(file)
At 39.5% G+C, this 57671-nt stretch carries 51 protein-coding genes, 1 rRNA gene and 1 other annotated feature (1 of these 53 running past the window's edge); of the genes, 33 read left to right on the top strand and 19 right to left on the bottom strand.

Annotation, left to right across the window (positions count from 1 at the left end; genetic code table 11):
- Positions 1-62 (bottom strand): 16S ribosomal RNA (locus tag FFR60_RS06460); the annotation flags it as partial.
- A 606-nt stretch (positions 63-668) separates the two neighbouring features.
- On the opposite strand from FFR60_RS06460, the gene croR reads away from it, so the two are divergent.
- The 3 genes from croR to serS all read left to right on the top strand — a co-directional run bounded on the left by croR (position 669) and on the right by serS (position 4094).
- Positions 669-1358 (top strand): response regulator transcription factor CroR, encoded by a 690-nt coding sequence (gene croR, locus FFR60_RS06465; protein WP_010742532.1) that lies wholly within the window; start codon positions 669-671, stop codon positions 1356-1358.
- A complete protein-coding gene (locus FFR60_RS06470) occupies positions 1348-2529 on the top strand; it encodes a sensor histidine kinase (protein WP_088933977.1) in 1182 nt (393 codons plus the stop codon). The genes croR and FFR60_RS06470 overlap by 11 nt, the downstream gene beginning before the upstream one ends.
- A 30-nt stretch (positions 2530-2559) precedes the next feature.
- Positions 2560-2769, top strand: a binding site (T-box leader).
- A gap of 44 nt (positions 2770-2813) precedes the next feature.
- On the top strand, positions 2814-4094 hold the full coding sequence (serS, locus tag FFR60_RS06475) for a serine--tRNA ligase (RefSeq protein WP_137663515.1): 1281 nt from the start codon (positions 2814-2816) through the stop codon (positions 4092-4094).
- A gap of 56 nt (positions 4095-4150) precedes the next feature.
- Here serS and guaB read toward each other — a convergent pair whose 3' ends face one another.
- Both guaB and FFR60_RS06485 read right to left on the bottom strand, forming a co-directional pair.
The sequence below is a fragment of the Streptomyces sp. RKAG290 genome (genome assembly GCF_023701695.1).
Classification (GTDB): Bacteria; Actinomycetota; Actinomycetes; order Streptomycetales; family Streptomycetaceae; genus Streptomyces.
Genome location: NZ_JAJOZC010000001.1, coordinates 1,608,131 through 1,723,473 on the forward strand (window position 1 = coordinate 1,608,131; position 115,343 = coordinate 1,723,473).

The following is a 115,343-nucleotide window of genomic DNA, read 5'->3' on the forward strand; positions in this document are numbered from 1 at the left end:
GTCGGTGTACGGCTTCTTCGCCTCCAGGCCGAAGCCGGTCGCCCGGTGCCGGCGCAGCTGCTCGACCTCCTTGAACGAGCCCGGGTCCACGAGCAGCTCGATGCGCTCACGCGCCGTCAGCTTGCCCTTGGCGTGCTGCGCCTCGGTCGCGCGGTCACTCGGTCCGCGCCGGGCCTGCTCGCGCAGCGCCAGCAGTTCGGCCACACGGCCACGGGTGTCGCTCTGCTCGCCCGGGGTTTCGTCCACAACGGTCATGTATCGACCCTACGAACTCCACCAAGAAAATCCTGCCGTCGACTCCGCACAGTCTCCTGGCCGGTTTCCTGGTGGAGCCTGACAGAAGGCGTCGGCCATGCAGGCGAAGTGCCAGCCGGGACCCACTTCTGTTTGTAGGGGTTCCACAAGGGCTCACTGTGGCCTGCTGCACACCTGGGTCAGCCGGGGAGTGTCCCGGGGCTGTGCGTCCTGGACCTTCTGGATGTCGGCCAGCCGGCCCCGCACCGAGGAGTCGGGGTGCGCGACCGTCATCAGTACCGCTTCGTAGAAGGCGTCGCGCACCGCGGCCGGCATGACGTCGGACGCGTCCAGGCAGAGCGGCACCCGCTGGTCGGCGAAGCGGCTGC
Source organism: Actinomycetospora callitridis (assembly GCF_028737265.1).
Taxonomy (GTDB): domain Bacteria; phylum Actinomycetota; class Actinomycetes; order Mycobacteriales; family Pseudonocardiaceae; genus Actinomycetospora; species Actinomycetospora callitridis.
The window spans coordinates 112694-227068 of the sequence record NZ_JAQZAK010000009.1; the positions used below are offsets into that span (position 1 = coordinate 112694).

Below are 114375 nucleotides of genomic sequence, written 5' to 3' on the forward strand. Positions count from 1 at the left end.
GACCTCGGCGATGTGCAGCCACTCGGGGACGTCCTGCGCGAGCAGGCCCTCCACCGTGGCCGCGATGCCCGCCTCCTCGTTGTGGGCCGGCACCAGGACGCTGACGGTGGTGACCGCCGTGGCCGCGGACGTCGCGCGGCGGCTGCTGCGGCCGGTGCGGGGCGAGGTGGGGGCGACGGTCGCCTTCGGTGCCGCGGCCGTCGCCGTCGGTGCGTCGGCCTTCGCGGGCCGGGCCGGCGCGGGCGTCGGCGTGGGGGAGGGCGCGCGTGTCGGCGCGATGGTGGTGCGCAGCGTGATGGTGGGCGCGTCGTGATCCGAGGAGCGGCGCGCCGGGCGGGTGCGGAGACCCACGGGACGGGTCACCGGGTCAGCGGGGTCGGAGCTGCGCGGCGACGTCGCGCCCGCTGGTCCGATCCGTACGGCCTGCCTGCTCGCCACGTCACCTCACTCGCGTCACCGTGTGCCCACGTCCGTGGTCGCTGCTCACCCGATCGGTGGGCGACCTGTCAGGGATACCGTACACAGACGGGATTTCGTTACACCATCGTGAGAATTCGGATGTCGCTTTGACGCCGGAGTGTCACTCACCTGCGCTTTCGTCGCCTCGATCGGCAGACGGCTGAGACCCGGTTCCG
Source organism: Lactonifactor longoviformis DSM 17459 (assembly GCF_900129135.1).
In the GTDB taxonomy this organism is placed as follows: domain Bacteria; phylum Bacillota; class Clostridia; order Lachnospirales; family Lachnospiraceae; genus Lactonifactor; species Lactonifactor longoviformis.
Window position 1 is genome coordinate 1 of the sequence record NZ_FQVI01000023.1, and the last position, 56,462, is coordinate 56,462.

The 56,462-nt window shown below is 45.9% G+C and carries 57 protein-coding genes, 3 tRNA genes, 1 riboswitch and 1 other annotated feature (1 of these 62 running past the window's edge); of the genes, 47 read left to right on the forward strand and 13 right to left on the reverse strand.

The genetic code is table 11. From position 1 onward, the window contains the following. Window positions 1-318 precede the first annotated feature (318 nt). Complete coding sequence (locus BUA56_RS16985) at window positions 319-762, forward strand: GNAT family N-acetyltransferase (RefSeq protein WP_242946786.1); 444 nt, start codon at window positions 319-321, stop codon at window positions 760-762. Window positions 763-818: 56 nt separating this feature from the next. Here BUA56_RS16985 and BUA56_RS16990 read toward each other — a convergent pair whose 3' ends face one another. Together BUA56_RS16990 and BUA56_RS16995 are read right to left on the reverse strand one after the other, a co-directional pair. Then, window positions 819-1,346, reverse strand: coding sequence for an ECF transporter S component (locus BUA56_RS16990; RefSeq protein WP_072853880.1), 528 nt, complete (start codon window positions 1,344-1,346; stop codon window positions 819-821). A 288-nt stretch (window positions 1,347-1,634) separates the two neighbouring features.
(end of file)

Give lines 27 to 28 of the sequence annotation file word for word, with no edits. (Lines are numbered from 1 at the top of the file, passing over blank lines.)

In the GTDB taxonomy this organism is placed as follows: domain Bacteria; phylum Bacillota; class Clostridia; order Lachnospirales; family Lachnospiraceae; genus Lactonifactor; species Lactonifactor longoviformis.
Window position 1 is genome coordinate 1 of the sequence record NZ_FQVI01000023.1, and the last position, 56,462, is coordinate 56,462.